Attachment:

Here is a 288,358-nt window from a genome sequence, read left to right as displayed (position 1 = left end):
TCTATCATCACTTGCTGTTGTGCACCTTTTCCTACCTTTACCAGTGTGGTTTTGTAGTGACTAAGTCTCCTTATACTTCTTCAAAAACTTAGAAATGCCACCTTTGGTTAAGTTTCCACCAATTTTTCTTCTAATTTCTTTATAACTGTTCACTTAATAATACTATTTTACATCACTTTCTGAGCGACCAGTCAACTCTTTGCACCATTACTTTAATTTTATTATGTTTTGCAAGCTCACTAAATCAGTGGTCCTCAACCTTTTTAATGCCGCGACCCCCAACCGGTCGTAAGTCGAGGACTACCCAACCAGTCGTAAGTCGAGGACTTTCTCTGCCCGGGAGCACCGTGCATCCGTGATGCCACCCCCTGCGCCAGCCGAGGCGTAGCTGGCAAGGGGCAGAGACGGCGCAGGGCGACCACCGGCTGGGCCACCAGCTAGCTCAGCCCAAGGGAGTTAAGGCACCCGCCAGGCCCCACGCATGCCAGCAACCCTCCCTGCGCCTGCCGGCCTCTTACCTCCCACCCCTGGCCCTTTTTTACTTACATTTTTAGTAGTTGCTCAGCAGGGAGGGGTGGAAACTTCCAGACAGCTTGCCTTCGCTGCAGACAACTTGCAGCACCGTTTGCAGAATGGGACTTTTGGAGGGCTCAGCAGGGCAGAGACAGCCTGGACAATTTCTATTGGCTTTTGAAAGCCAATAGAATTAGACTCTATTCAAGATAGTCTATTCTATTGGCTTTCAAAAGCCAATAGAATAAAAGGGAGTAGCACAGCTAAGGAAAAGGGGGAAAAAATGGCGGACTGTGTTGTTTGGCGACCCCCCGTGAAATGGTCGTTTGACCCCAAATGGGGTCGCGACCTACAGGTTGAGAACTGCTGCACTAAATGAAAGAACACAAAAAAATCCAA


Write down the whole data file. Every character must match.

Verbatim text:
Here is a 288,358-nt window from a genome sequence, read left to right as displayed (position 1 = left end):
TCTATCATCACTTGCTGTTGTGCACCTTTTCCTACCTTTACCAGTGTGGTTTTGTAGTGACTAAGTCTCCTTATACTTCTTCAAAAACTTAGAAATGCCACCTTTGGTTAAGTTTCCACCAATTTTTCTTCTAATTTCTTTATAACTGTTCACTTAATAATACTATTTTACATCACTTTCTGAGCGACCAGTCAACTCTTTGCACCATTACTTTAATTTTATTATGTTTTGCAAGCTCACTAAATCAGTGGTCCTCAACCTTTTTAATGCCGCGACCCCCAACCGGTCGTAAGTCGAGGACTACCCAACCAGTCGTAAGTCGAGGACTTTCTCTGCCCGGGAGCACCGTGCATCCGTGATGCCACCCCCTGCGCCAGCCGAGGCGTAGCTGGCAAGGGGCAGAGACGGCGCAGGGCGACCACCGGCTGGGCCACCAGCTAGCTCAGCCCAAGGGAGTTAAGGCACCCGCCAGGCCCCACGCATGCCAGCAACCCTCCCTGCGCCTGCCGGCCTCTTACCTCCCACCCCTGGCCCTTTTTTACTTACATTTTTAGTAGTTGCTCAGCAGGGAGGGGTGGAAACTTCCAGACAGCTTGCCTTCGCTGCAGACAACTTGCAGCACCGTTTGCAGAATGGGACTTTTGGAGGGCTCAGCAGGGCAGAGACAGCCTGGACAATTTCTATTGGCTTTTGAAAGCCAATAGAATTAGACTCTATTCAAGATAGTCTATTCTATTGGCTTTCAAAAGCCAATAGAATAAAAGGGAGTAGCACAGCTAAGGAAAAGGGGGAAAAAATGGCGGACTGTGTTGTTTGGCGACCCCCCGTGAAATGGTCGTTTGACCCCAAATGGGGTCGCGACCTACAGGTTGAGAACTGCTGCACTAAATGAAAGAACACAAAAAAATCCAA